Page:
It also means seeing clients, offering the healing work I do, which I love – it helps me to focus on someone else, listening with my full presence, feeling like I’m in service and contributing, and it makes me feel better as I receive the Reiki as it flows through me to my client.  Teaching Reiki and facilitating healing circles and retreats also brings me joy, and is another way that I feel Elizabeth’s presence, sitting with me and supporting me, as I ask to be the clearest channel for the teachings to flow through. It also allows me the opportunity to share some of what I learned from Elizabeth about living and dying with grace, which helps bring some greater meaning to this intense journey of transformation.

It means writing, combing through my emails and journals, Elizabeth’s writing and photographs, and sharing these with all of you, listening for the guidance about the timing. Receiving feedback about how this affects you has been an amazing balm for my heart.

But, am I able to absorb the enormity of what has happened, that my adored and beloved and challenging and worrisome and beautiful and smart and difficult and adoring and creative and wise 22 year old first-born daughter has died? No, absolutely not.  Do I cry as I write these words? yes. There is no way I could absorb or take in all of this, even one year later it continues to seep in, little by little, day by day, and I do my best to stay present to it, to grief, stay present to Elizabeth’s spirit, stay present to my living daughter, Julianna, stay present to my partner, and mostly, stay present to my heart.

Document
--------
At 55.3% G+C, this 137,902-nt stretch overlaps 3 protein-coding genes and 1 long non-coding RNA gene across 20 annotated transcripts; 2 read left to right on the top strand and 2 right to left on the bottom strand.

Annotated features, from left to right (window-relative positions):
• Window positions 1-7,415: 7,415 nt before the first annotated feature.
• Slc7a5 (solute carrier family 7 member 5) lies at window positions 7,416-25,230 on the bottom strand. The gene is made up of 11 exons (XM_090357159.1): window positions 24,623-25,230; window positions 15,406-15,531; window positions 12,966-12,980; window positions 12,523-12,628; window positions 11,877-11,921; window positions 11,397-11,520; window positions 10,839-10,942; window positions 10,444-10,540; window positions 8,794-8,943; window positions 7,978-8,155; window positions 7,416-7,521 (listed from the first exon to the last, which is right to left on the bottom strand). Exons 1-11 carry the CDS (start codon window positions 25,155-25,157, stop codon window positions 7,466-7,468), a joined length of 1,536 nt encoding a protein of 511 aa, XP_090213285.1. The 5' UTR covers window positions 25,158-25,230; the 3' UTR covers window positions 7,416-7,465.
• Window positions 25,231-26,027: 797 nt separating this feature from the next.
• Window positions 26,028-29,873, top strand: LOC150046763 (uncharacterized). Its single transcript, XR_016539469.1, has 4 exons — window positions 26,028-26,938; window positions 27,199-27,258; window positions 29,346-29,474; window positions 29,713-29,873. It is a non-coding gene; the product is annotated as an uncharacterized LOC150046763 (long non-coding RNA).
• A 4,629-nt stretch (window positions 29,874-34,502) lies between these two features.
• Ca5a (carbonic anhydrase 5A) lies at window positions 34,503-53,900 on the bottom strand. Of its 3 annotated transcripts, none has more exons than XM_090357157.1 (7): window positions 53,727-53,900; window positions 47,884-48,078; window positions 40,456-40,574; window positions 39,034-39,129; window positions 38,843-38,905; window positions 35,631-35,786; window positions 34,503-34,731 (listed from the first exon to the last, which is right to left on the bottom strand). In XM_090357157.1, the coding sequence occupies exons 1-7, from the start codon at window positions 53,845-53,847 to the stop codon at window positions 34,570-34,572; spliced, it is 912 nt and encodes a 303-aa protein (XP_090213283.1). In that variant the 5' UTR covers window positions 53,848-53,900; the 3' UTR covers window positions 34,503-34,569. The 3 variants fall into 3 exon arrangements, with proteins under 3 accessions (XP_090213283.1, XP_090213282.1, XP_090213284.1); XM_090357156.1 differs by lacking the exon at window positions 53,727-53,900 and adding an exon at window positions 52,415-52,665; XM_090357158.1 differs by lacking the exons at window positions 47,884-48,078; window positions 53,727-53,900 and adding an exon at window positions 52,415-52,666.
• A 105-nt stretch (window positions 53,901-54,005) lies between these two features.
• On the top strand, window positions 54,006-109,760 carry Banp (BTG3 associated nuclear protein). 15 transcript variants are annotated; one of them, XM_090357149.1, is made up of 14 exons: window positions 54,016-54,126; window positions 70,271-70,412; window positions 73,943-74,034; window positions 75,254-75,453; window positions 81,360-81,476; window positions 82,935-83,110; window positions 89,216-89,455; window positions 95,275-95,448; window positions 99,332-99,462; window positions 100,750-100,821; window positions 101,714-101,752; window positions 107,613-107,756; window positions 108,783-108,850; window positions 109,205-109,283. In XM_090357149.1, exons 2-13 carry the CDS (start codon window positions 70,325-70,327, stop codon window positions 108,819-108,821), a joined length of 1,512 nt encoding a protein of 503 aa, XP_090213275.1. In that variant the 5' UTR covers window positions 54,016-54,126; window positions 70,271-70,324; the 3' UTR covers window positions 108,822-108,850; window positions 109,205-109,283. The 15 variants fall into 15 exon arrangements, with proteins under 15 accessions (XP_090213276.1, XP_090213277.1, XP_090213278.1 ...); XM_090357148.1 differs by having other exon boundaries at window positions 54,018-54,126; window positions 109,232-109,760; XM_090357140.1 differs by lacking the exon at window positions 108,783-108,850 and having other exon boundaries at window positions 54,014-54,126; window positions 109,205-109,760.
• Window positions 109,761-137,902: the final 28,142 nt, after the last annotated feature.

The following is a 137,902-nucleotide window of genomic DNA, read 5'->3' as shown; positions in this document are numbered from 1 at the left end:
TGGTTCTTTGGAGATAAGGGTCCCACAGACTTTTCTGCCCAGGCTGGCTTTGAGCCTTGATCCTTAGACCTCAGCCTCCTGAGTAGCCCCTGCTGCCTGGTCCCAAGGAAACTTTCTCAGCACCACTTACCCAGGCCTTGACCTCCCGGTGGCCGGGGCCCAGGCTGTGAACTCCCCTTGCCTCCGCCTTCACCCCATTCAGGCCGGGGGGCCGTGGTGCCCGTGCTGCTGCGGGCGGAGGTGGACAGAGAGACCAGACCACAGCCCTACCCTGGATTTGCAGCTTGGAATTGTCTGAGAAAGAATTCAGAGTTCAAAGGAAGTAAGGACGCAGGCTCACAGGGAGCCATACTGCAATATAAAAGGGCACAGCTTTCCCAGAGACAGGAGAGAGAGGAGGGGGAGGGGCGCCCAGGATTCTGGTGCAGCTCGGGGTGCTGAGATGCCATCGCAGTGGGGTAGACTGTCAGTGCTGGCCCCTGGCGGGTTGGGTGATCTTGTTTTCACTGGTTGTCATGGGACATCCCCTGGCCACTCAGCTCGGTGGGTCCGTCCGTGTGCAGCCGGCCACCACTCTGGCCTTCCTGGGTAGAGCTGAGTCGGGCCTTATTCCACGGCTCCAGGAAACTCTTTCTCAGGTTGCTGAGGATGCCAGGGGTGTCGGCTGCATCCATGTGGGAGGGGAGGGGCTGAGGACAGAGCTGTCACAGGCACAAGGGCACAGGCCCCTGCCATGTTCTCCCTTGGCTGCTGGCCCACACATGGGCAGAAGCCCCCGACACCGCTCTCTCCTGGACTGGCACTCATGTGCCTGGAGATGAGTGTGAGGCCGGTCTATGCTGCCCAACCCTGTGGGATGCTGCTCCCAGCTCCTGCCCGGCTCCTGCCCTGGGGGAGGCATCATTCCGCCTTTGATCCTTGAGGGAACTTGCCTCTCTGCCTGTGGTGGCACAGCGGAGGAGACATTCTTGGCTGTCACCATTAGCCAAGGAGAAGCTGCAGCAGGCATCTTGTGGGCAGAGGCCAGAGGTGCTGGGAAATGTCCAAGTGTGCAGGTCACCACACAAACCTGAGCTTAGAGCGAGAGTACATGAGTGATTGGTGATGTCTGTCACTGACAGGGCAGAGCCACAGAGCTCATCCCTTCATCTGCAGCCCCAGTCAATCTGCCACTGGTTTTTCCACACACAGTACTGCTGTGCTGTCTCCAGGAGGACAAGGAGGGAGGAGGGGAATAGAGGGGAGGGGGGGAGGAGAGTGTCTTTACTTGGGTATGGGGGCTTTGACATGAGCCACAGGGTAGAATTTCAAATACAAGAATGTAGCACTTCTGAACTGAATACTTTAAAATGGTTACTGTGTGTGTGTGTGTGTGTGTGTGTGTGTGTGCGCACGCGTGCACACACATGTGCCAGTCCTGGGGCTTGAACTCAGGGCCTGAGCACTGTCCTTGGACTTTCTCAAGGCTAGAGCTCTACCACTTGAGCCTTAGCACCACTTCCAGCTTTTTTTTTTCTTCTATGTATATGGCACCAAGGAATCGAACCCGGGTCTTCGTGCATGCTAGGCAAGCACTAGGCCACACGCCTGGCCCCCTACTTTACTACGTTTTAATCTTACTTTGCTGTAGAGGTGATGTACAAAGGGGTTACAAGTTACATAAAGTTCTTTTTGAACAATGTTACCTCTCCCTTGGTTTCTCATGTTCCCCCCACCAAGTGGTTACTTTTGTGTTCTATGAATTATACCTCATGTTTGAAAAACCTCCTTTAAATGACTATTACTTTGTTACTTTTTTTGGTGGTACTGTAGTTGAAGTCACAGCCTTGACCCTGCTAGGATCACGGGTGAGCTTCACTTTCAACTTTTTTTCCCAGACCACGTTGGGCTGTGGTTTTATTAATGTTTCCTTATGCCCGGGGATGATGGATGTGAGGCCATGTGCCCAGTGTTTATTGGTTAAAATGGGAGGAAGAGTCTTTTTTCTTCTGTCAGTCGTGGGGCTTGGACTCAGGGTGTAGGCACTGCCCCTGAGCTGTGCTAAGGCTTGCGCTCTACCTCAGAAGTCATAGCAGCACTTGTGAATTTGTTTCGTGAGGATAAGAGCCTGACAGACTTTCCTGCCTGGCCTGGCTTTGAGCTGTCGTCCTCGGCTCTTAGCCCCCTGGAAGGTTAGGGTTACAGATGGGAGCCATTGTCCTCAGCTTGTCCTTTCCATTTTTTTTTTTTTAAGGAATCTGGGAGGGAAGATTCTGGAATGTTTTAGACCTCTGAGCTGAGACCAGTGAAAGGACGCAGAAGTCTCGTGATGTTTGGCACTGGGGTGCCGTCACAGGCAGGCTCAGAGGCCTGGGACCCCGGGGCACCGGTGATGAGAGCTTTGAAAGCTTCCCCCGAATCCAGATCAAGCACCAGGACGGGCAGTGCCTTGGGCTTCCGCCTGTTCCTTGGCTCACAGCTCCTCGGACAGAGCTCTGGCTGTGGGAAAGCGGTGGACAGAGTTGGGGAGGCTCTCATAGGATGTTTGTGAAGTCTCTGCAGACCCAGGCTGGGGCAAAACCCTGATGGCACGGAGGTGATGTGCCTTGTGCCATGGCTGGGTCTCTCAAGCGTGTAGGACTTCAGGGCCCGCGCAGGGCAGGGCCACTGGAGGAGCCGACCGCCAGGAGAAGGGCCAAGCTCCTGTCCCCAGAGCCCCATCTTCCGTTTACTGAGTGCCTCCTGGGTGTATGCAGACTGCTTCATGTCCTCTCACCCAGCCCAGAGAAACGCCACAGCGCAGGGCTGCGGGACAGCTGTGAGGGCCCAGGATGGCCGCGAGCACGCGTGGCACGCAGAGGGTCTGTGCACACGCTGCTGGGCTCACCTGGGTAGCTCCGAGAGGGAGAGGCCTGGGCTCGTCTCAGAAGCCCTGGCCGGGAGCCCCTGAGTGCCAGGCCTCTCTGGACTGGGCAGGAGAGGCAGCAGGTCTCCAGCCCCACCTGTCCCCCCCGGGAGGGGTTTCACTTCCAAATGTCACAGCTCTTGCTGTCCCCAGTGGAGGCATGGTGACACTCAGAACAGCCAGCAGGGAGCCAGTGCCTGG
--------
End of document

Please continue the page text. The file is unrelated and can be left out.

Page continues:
Leaving Her Body…

Elizabeth Blue, Jade Beall, Elizabeth Meagher

Elizabeth Blue ~ April, 2012 by Jade Beall

 

 

 

 

 

 

 

 

 

 

 

 

One year ago today, the email below I sent to our close friends and family. Now I share it here, with those of you who have joined me on this transformative, healing journey.

As I prepared for this first anniversary of my daughter Elizabeth’s death, I anticipated it would be challenging. I’ve been learning how to care for myself, my needs, better and better throughout this time, so I asked close family and friends to gather, a very small group who knew and love Elizabeth (and me!) dearly, to come and spend time together.  We’ve spent the last couple of days telling stories, looking at photos, doing art projects with Elizabeth’s image, eating, laughing, resting, loving Elizabeth and each other…

We plan to begin the process of releasing her ashes today, spreading some in one of her favorite places in Tucson, with plans to spread more in Berkeley and Hawaii later, two of her other favorite places. I honor her and remember her every day, and oddly, today doesn’t feel as momentous or intense as I expected – I’m wondering now if the emotion will come when everyone leaves and I’m alone again…in this first year, even the hardest days have been fine, as I’ve watched myself experiencing emotion like never before, and always able to be aware that it will pass, that all I need to do is be present and keep trusting my heart. Thank you all for being here with me in this first year. Your presence from near and far, old friends and new, strangers and family, has meant so much. I am so grateful for each of you. Thank you.